Tags: Immigration | immigration | STEM | shortage | myth

Report: No Shortage of US Scientists and High-tech Workers

Sunday, 13 Jul 2014 09:44 AM

By Elliot Jager

The US has more graduates with degrees in science, technology, engineering, and math than it needs to meet annual demand, CBS News reported.

Proponents of liberalizing immigration policy have insisted that there is a scarcity of highly-skilled, tech-savvy workers that is hurting business growth.

New federal data shows that about 50 percent of US engineering, computer, math and statistics majors are able to find jobs in their fields. About 75 percent of STEM graduates are working in fields unrelated to their degrees. All in all, unemployment among STEM grads is significantly below that for the general working population.

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There are approximately 180,000 STEM job openings annually for a million grads. This means that "the nation is producing more than enough quality workers in scientific and engineering fields — and policymakers and industry leaders should proceed accordingly," according to a 2013 article in Issues of Science and Technology by Rutgers University's Hal Salzman.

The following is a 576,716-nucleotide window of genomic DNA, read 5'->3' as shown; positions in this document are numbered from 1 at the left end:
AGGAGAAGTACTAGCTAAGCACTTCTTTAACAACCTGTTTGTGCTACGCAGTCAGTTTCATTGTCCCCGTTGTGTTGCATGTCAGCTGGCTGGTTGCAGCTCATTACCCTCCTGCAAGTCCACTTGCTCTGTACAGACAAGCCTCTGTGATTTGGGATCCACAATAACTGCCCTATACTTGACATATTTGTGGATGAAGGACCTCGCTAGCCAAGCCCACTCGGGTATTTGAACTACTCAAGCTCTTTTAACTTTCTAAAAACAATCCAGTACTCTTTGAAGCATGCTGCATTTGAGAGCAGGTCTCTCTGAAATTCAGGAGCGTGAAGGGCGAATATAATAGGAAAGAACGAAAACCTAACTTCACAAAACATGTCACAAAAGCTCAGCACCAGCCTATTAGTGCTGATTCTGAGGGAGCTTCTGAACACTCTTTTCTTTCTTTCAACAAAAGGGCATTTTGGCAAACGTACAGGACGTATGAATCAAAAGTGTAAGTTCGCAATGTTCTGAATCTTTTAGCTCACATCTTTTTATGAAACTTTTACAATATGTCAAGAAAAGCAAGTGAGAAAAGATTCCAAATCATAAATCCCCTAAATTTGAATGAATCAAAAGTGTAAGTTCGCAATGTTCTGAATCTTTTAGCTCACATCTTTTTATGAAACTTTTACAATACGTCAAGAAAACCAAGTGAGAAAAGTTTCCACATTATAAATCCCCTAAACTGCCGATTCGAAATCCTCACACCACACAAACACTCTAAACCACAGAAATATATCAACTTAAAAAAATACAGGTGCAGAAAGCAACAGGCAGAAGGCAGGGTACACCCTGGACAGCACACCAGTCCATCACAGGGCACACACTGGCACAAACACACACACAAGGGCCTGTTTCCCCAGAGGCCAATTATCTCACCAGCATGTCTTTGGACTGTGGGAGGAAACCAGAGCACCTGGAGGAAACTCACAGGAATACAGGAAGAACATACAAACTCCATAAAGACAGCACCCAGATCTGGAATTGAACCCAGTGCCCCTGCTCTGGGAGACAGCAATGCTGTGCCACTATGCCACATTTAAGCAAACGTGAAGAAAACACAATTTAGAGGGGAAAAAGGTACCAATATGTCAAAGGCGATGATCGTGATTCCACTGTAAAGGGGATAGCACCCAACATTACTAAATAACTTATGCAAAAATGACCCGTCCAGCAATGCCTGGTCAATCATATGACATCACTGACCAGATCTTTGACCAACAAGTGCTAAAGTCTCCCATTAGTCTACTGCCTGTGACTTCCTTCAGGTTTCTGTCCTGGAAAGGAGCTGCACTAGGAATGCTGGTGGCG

Graduates with degrees in health-related professions are more likely to land work in their chosen professions than STEM grads.

While there is a surplus of talent in some STEM fields, other skill sets in the sciences and engineering remain in high demand, a 2013 National Academies report said, according to  CBS.

When it comes to scientific research, said Michael Teitelbaum, of Harvard Law School, the US remains dominant. "There's no evidence that it has fallen behind international competitors in science and engineering," he said, CBS reported.

The new government data could prove helpful to students considering majoring in the STEM disciplines as well as policy makers addressing immigration reform, according to CBS.

Summing up the findings, Breitbart commented: "The high-tech industry, like Mark Zuckerberg's FWD.us, has received largely a free pass on the issue in pushing for drastic increases in the number of guest-worker visas in amnesty legislation. That has puzzled some of the top scholars, especially in light of reports from liberal, nonpartisan, and conservative organizations that have all shown that the country has a surplus — and not a shortage — of American high-tech workers."

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